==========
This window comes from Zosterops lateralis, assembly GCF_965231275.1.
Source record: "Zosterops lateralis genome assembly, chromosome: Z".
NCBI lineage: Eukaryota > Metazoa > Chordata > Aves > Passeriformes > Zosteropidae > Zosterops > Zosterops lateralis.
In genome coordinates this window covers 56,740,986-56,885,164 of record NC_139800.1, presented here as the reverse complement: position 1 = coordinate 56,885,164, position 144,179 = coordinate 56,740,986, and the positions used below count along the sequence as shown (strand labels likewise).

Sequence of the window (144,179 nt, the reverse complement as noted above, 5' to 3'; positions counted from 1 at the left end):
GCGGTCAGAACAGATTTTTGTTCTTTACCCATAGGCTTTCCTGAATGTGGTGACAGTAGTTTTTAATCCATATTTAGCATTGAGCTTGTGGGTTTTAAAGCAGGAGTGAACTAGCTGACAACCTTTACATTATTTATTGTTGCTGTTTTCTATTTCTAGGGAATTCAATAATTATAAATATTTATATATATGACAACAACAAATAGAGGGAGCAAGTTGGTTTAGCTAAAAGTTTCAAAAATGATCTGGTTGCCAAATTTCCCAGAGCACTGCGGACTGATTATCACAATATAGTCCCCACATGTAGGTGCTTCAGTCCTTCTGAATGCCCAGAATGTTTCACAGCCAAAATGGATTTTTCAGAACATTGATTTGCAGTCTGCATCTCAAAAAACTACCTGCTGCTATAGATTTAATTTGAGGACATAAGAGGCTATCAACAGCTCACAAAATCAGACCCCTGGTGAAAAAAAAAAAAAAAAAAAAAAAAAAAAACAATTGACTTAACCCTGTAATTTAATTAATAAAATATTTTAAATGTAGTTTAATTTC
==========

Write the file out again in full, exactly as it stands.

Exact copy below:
This window comes from Zosterops lateralis, assembly GCF_965231275.1.
Source record: "Zosterops lateralis genome assembly, chromosome: Z".
NCBI lineage: Eukaryota > Metazoa > Chordata > Aves > Passeriformes > Zosteropidae > Zosterops > Zosterops lateralis.
In genome coordinates this window covers 56,740,986-56,885,164 of record NC_139800.1, presented here as the reverse complement: position 1 = coordinate 56,885,164, position 144,179 = coordinate 56,740,986, and the positions used below count along the sequence as shown (strand labels likewise).

Sequence of the window (144,179 nt, the reverse complement as noted above, 5' to 3'; positions counted from 1 at the left end):
GCGGTCAGAACAGATTTTTGTTCTTTACCCATAGGCTTTCCTGAATGTGGTGACAGTAGTTTTTAATCCATATTTAGCATTGAGCTTGTGGGTTTTAAAGCAGGAGTGAACTAGCTGACAACCTTTACATTATTTATTGTTGCTGTTTTCTATTTCTAGGGAATTCAATAATTATAAATATTTATATATATGACAACAACAAATAGAGGGAGCAAGTTGGTTTAGCTAAAAGTTTCAAAAATGATCTGGTTGCCAAATTTCCCAGAGCACTGCGGACTGATTATCACAATATAGTCCCCACATGTAGGTGCTTCAGTCCTTCTGAATGCCCAGAATGTTTCACAGCCAAAATGGATTTTTCAGAACATTGATTTGCAGTCTGCATCTCAAAAAACTACCTGCTGCTATAGATTTAATTTGAGGACATAAGAGGCTATCAACAGCTCACAAAATCAGACCCCTGGTGAAAAAAAAAAAAAAAAAAAAAAAAAAAAACAATTGACTTAACCCTGTAATTTAATTAATAAAATATTTTAAATGTAGTTTAATTTC